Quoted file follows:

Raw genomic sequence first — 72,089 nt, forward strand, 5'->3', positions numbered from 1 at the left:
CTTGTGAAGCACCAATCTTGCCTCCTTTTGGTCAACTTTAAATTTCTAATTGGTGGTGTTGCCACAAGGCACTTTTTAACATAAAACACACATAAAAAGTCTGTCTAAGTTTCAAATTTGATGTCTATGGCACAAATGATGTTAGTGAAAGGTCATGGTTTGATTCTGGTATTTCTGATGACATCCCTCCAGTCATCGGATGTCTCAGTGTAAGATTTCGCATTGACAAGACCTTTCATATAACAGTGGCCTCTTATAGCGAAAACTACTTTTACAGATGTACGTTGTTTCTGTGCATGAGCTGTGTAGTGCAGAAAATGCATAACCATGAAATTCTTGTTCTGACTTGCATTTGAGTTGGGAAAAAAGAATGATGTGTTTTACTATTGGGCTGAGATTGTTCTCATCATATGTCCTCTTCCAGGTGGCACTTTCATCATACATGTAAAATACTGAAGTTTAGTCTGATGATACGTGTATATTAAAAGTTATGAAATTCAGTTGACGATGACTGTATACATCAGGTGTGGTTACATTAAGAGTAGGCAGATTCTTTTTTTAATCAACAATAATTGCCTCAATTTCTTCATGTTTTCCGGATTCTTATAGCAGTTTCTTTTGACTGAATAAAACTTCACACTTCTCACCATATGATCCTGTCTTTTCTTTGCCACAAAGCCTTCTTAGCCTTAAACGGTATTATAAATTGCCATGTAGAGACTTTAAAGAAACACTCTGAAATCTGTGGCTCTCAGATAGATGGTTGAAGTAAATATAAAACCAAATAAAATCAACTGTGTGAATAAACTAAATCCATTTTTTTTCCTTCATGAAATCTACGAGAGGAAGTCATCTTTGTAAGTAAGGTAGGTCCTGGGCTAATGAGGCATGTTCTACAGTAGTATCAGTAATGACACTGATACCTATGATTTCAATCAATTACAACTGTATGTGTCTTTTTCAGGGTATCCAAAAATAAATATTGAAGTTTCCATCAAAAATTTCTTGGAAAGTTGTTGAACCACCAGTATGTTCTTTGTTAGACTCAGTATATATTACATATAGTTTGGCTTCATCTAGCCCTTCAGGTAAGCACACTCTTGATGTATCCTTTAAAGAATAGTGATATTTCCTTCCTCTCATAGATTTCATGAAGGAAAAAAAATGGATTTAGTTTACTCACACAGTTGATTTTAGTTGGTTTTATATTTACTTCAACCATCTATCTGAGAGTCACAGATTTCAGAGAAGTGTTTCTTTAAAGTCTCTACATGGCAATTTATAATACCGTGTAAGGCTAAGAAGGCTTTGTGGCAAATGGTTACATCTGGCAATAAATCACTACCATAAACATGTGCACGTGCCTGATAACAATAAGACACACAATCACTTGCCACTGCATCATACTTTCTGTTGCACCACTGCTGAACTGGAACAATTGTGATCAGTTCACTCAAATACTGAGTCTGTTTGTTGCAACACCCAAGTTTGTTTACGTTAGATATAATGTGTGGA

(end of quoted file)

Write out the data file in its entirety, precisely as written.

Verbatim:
Raw genomic sequence first — 72,089 nt, forward strand, 5'->3', positions numbered from 1 at the left:
CTTGTGAAGCACCAATCTTGCCTCCTTTTGGTCAACTTTAAATTTCTAATTGGTGGTGTTGCCACAAGGCACTTTTTAACATAAAACACACATAAAAAGTCTGTCTAAGTTTCAAATTTGATGTCTATGGCACAAATGATGTTAGTGAAAGGTCATGGTTTGATTCTGGTATTTCTGATGACATCCCTCCAGTCATCGGATGTCTCAGTGTAAGATTTCGCATTGACAAGACCTTTCATATAACAGTGGCCTCTTATAGCGAAAACTACTTTTACAGATGTACGTTGTTTCTGTGCATGAGCTGTGTAGTGCAGAAAATGCATAACCATGAAATTCTTGTTCTGACTTGCATTTGAGTTGGGAAAAAAGAATGATGTGTTTTACTATTGGGCTGAGATTGTTCTCATCATATGTCCTCTTCCAGGTGGCACTTTCATCATACATGTAAAATACTGAAGTTTAGTCTGATGATACGTGTATATTAAAAGTTATGAAATTCAGTTGACGATGACTGTATACATCAGGTGTGGTTACATTAAGAGTAGGCAGATTCTTTTTTTAATCAACAATAATTGCCTCAATTTCTTCATGTTTTCCGGATTCTTATAGCAGTTTCTTTTGACTGAATAAAACTTCACACTTCTCACCATATGATCCTGTCTTTTCTTTGCCACAAAGCCTTCTTAGCCTTAAACGGTATTATAAATTGCCATGTAGAGACTTTAAAGAAACACTCTGAAATCTGTGGCTCTCAGATAGATGGTTGAAGTAAATATAAAACCAAATAAAATCAACTGTGTGAATAAACTAAATCCATTTTTTTTCCTTCATGAAATCTACGAGAGGAAGTCATCTTTGTAAGTAAGGTAGGTCCTGGGCTAATGAGGCATGTTCTACAGTAGTATCAGTAATGACACTGATACCTATGATTTCAATCAATTACAACTGTATGTGTCTTTTTCAGGGTATCCAAAAATAAATATTGAAGTTTCCATCAAAAATTTCTTGGAAAGTTGTTGAACCACCAGTATGTTCTTTGTTAGACTCAGTATATATTACATATAGTTTGGCTTCATCTAGCCCTTCAGGTAAGCACACTCTTGATGTATCCTTTAAAGAATAGTGATATTTCCTTCCTCTCATAGATTTCATGAAGGAAAAAAAATGGATTTAGTTTACTCACACAGTTGATTTTAGTTGGTTTTATATTTACTTCAACCATCTATCTGAGAGTCACAGATTTCAGAGAAGTGTTTCTTTAAAGTCTCTACATGGCAATTTATAATACCGTGTAAGGCTAAGAAGGCTTTGTGGCAAATGGTTACATCTGGCAATAAATCACTACCATAAACATGTGCACGTGCCTGATAACAATAAGACACACAATCACTTGCCACTGCATCATACTTTCTGTTGCACCACTGCTGAACTGGAACAATTGTGATCAGTTCACTCAAATACTGAGTCTGTTTGTTGCAACACCCAAGTTTGTTTACGTTAGATATAATGTGTGGA